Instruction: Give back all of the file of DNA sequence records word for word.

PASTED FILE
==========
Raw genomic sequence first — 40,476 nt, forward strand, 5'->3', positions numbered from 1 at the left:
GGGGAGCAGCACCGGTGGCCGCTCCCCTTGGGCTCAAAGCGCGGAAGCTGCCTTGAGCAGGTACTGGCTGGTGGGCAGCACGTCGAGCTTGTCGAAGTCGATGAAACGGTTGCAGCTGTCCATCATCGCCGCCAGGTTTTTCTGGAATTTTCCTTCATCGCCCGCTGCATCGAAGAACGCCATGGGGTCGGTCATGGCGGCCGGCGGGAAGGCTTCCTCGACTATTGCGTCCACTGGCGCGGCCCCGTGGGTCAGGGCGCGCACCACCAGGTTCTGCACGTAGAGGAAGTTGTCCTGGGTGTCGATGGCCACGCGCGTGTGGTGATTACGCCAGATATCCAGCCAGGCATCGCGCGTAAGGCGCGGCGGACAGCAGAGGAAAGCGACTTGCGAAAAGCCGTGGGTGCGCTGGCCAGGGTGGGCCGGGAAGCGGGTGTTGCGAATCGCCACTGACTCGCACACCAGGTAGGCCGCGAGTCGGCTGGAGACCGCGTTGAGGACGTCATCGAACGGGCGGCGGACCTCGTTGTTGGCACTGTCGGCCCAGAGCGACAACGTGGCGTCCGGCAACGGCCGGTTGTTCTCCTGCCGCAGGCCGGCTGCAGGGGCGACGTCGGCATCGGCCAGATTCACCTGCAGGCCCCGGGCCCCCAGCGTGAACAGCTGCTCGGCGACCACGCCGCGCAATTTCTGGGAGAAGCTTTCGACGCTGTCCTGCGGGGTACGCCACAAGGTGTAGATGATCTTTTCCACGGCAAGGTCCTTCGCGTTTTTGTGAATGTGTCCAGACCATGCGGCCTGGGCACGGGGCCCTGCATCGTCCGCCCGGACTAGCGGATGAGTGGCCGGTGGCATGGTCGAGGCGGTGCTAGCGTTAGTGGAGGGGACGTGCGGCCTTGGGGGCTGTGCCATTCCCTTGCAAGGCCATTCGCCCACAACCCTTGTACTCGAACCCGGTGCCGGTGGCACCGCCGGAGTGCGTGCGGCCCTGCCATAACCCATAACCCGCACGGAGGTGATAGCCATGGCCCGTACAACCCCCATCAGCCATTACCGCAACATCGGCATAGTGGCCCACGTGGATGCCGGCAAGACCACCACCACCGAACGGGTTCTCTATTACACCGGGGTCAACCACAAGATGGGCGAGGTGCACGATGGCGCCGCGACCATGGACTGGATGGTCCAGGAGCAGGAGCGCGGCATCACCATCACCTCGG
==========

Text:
Raw genomic sequence first — 40,476 nt, forward strand, 5'->3', positions numbered from 1 at the left:
GGGGAGCAGCACCGGTGGCCGCTCCCCTTGGGCTCAAAGCGCGGAAGCTGCCTTGAGCAGGTACTGGCTGGTGGGCAGCACGTCGAGCTTGTCGAAGTCGATGAAACGGTTGCAGCTGTCCATCATCGCCGCCAGGTTTTTCTGGAATTTTCCTTCATCGCCCGCTGCATCGAAGAACGCCATGGGGTCGGTCATGGCGGCCGGCGGGAAGGCTTCCTCGACTATTGCGTCCACTGGCGCGGCCCCGTGGGTCAGGGCGCGCACCACCAGGTTCTGCACGTAGAGGAAGTTGTCCTGGGTGTCGATGGCCACGCGCGTGTGGTGATTACGCCAGATATCCAGCCAGGCATCGCGCGTAAGGCGCGGCGGACAGCAGAGGAAAGCGACTTGCGAAAAGCCGTGGGTGCGCTGGCCAGGGTGGGCCGGGAAGCGGGTGTTGCGAATCGCCACTGACTCGCACACCAGGTAGGCCGCGAGTCGGCTGGAGACCGCGTTGAGGACGTCATCGAACGGGCGGCGGACCTCGTTGTTGGCACTGTCGGCCCAGAGCGACAACGTGGCGTCCGGCAACGGCCGGTTGTTCTCCTGCCGCAGGCCGGCTGCAGGGGCGACGTCGGCATCGGCCAGATTCACCTGCAGGCCCCGGGCCCCCAGCGTGAACAGCTGCTCGGCGACCACGCCGCGCAATTTCTGGGAGAAGCTTTCGACGCTGTCCTGCGGGGTACGCCACAAGGTGTAGATGATCTTTTCCACGGCAAGGTCCTTCGCGTTTTTGTGAATGTGTCCAGACCATGCGGCCTGGGCACGGGGCCCTGCATCGTCCGCCCGGACTAGCGGATGAGTGGCCGGTGGCATGGTCGAGGCGGTGCTAGCGTTAGTGGAGGGGACGTGCGGCCTTGGGGGCTGTGCCATTCCCTTGCAAGGCCATTCGCCCACAACCCTTGTACTCGAACCCGGTGCCGGTGGCACCGCCGGAGTGCGTGCGGCCCTGCCATAACCCATAACCCGCACGGAGGTGATAGCCATGGCCCGTACAACCCCCATCAGCCATTACCGCAACATCGGCATAGTGGCCCACGTGGATGCCGGCAAGACCACCACCACCGAACGGGTTCTCTATTACACCGGGGTCAACCACAAGATGGGCGAGGTGCACGATGGCGCCGCGACCATGGACTGGATGGTCCAGGAGCAGGAGCGCGGCATCACCATCACCTCGG